Julia has everything that one can dream of. She has a great and warm home, she is a beloved daughter and wife and she is a successful artist-photographer. It’s fair to say that Julia is happy in her life. Suddenly, everything collapses. In one year her world changes completely, making Julia a different person.
It all starts with the death of the family dog. Then Julia’s mother gets sick – with cancer. Struggling with her mother’s illness and her preparations for the Biennale exhibition, Julia is left on her own. Her husband, a famous composer, is spending most of the time abroad, preparing the premiere of his new composition and her father seems to need help even more than she does.
Sickness and death from a close perspective are something different than what Julia expected – much more absurd, nonsensical and ridiculous. Having always been the little girl to her parents, she suddenly realizes that she is the strongest one. She is the one who must handle everything. Watching her mother dying becomes an absurd experience for Julia and her sister. The close proximity to death strips it of any pathos. And so, laughter becomes the only weapon to defend against total misery. And Julia has more than one reason to be miserable: Julia’s father, being unable to put up with the death of his wife, is drawn to alcohol. Her sister is unable to handle the situation. Julia finds she cannot count on them and her streak of artistic successes seem to be over.
Having nobody to turn to and overwhelmed with what is going on around her, Julia begins an affair with a good friend of the family, the most inappropriate person to have any kind of relationship with. And so, maybe for the first time in her life, Julia is not an observer, she doesn’t just experience certain things in her life, but she is confronted with a situation in which she has to make a decision on her own.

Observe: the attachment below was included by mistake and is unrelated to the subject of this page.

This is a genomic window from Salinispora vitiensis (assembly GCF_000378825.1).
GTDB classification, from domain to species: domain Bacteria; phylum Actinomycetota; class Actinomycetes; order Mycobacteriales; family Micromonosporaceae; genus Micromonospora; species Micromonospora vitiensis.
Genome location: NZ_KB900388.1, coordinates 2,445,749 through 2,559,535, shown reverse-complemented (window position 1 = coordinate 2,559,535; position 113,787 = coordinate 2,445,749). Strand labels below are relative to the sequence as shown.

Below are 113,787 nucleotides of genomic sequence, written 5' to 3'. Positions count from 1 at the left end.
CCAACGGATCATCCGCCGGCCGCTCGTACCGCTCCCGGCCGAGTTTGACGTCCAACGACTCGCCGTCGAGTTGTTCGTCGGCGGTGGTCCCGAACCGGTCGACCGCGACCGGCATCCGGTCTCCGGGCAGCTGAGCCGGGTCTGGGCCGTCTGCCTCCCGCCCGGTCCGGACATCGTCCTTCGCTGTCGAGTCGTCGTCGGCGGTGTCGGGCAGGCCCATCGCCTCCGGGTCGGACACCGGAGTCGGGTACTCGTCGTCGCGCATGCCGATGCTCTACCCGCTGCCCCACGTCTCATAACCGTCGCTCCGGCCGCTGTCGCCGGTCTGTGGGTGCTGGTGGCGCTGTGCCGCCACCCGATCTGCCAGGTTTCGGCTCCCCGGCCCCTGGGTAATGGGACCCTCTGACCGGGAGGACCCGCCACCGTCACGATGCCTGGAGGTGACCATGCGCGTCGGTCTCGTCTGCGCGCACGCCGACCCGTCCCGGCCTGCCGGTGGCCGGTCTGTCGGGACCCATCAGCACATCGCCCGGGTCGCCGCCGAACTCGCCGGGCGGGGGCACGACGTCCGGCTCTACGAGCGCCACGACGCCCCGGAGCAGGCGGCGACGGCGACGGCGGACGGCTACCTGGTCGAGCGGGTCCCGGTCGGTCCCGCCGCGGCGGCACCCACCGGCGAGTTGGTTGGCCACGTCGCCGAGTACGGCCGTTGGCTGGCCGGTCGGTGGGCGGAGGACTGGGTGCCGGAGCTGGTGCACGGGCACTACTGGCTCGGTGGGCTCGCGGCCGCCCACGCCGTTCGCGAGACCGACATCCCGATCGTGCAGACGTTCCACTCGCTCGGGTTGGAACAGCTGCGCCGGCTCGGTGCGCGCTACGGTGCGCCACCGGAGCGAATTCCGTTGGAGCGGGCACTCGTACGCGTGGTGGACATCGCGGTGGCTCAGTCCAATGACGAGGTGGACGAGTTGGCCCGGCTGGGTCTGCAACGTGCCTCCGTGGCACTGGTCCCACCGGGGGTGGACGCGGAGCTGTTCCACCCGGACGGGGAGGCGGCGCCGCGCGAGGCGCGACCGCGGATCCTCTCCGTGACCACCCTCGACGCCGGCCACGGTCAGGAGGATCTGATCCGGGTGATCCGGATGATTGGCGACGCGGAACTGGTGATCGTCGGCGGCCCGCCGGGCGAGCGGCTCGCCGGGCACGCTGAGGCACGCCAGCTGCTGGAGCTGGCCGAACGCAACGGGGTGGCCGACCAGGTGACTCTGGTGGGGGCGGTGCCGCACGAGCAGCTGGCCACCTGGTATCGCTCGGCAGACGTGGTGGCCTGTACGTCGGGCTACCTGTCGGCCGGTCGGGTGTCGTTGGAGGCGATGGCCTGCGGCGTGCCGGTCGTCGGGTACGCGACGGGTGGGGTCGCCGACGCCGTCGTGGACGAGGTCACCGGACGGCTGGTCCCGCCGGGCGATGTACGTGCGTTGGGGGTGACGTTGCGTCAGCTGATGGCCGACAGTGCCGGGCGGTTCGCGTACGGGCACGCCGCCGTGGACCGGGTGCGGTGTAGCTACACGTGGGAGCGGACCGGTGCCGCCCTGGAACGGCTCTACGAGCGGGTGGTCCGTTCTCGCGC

33 Scenes from Life is a film about the moment in life, when we as children change and become adults. It shows a time in life that everyone has to go through, because everyone has to grow up. Finally, it’s a story about stepping into the real world, where pain, suffering and doubts are inevitable. –TrustNordisk
Małgorzata Szumowska (born 26 February 1973 in Cracow, Poland) – is a Polish director, screenwriter and producer. Szumowska is the daughter of journalists Maciej Szumowski and Dorota Terakowska and the sister of Wojciech Szumowski, a documentary film director.
Szumowska spent two years studying History of Art at Jagiellonian University before she started film studies. Szumowska graduated from the celebrated film college in Łódź, which boasts such alumni as Andrzej Wajda, Roman Polański or Krzysztof Kieślowski. As a student, Szumowska made a short which was ranked 14th in the history of Łódź Film School Cisza (Silence) is a short documentary film in which Szumowska tried to capture a simple life of a Polish rural family.
Szczęśliwy człowiek (Happy man)
Szumowska graduated from the film college in 1998 and made her debut feature film Szczęśliwy człowiek (Happy Man) in 2001. The film was nominated to The European Film Award and Szumowska became a member… read more